Well, onward anyway!

Wednesday, April 7, 2010

Nutrition Science with the Chickadees

Today, my real-life and blogging friend, Susan (WhyMommy of Toddler Planet) is undergoing surgery for a locally metastatic recurrence of the Inflammatory Breast Cancer she successfully battled two years ago. Susan is a fantastic person, an inspiration, and one of the most intuitive and least neurotic moms I know. She also happens to be an astrophysicist who is dedicating her life and career to promoting women in science.

In honor of Susan as she undergoes surgery and prepares to begin another course of radiation, Stimey proposed that Susan's supporters take part in a virtual science fair to show her how much she inspires us, not just as a cancer survivor, but also as a woman, mom, and scientist. So without further ado, here's a little something I like to call "Nutrition Science with the Chickadees".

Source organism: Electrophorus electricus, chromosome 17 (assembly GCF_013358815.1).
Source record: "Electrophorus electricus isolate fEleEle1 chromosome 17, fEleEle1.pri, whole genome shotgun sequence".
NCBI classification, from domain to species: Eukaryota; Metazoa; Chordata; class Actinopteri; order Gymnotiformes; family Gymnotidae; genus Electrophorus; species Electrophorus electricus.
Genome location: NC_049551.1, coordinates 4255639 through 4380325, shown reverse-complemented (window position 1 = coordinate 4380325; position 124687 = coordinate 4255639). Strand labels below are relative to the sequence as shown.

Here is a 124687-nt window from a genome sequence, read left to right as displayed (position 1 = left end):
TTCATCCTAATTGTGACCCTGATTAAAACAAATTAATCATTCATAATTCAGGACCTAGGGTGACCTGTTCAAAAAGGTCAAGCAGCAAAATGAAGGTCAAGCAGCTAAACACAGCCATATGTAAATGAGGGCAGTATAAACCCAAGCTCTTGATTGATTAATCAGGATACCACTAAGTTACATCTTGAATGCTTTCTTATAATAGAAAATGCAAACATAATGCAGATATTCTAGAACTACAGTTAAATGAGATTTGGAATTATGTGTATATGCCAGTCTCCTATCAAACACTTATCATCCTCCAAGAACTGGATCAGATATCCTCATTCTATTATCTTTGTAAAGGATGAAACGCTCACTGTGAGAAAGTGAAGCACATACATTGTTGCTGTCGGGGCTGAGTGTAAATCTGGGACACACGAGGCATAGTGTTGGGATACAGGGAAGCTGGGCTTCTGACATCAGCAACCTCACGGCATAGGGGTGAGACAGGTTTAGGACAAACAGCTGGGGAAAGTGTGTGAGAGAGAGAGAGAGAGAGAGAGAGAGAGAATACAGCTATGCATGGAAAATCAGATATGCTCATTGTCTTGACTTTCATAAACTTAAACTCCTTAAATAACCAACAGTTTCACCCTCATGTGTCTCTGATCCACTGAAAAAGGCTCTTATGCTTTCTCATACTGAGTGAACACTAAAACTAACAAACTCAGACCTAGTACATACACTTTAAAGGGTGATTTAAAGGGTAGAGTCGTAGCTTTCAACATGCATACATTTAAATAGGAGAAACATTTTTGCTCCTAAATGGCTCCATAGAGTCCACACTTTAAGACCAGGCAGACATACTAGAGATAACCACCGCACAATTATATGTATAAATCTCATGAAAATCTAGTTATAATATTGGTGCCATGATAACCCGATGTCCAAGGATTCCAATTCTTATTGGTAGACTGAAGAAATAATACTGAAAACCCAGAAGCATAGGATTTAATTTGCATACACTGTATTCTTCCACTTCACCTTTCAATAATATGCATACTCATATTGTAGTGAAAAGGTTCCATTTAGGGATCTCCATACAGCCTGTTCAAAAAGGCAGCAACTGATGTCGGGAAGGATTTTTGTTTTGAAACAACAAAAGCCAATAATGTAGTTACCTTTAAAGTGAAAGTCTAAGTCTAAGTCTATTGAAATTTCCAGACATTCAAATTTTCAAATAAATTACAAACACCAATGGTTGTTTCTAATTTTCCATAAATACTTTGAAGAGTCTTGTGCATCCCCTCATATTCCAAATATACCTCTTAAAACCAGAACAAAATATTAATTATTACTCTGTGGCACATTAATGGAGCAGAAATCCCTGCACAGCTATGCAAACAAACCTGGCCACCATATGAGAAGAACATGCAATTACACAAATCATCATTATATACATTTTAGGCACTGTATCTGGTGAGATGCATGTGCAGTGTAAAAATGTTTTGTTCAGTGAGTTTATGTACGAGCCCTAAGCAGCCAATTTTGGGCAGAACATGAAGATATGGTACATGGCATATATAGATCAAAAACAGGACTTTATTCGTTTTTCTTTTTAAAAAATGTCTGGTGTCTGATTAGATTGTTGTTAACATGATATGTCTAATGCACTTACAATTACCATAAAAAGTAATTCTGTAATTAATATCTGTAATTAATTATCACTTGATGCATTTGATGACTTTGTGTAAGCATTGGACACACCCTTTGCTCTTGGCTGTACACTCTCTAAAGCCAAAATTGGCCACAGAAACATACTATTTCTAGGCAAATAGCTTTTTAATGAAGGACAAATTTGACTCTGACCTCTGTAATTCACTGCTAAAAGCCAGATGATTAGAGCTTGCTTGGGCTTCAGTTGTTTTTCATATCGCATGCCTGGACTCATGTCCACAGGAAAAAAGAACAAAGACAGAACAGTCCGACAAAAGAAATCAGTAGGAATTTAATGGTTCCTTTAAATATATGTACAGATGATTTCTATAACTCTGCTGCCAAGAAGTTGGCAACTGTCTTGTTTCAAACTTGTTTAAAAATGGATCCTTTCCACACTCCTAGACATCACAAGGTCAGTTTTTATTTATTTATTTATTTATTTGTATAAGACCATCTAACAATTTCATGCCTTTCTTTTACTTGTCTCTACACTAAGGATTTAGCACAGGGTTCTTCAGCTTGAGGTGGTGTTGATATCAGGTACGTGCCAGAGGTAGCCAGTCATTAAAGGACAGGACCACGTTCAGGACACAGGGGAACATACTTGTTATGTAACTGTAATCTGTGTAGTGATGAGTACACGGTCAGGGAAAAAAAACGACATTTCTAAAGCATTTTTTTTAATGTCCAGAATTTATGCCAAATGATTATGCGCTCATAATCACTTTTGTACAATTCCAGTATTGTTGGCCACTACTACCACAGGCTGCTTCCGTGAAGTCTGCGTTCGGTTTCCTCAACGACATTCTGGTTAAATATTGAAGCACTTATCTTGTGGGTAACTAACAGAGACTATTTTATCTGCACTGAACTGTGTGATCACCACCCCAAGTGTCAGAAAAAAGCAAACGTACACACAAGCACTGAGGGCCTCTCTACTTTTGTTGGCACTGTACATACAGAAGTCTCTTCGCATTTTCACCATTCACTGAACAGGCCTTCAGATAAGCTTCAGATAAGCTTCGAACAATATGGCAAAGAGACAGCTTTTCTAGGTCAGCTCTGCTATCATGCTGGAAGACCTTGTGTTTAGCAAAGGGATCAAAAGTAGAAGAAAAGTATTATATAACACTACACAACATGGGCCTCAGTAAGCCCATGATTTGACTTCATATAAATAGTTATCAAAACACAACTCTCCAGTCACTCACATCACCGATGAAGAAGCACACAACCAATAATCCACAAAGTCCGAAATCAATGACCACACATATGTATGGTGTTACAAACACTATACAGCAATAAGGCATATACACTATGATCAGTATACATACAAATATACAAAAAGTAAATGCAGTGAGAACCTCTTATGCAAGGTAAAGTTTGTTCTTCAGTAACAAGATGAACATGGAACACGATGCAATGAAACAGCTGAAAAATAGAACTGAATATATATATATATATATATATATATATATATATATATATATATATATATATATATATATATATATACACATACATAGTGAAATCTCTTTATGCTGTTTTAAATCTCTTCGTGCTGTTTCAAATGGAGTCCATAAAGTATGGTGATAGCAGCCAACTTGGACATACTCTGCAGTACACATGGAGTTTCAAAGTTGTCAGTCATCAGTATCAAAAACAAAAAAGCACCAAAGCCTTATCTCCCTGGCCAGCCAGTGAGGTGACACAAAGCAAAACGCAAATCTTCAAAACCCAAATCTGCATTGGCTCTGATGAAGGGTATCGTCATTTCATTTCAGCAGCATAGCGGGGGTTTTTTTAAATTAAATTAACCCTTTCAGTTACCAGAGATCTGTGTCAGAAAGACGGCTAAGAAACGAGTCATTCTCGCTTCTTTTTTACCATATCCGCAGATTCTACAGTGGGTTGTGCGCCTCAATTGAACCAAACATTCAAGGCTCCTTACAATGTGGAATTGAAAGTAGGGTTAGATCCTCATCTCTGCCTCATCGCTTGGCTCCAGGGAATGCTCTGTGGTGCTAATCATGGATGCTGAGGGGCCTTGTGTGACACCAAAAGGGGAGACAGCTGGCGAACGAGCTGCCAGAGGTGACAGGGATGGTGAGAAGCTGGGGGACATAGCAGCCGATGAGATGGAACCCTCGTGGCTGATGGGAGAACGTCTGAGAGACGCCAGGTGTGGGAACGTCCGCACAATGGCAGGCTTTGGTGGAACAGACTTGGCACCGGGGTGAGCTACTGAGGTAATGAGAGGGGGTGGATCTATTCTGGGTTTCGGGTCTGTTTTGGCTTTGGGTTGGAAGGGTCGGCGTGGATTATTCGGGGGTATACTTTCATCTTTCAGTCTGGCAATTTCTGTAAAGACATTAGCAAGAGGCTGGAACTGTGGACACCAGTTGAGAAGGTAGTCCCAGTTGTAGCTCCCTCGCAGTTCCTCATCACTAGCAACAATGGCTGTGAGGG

Our nutrition science activities included (1) sitting on our behinds and watching (thanks hulu) two segments of Jamie Oliver's Food Revolution (the "making of chicken nuggets" horror and the "beef fat in the dumpster" scariness) and then discussing whether we should want to eat chicken nuggets and things that are fried and brown, (2) an inadvertent experiment that happened when a bag of McDonald's apples was, um, left too long in Mommy's purse, and (3) an experiment testing the fat content in food.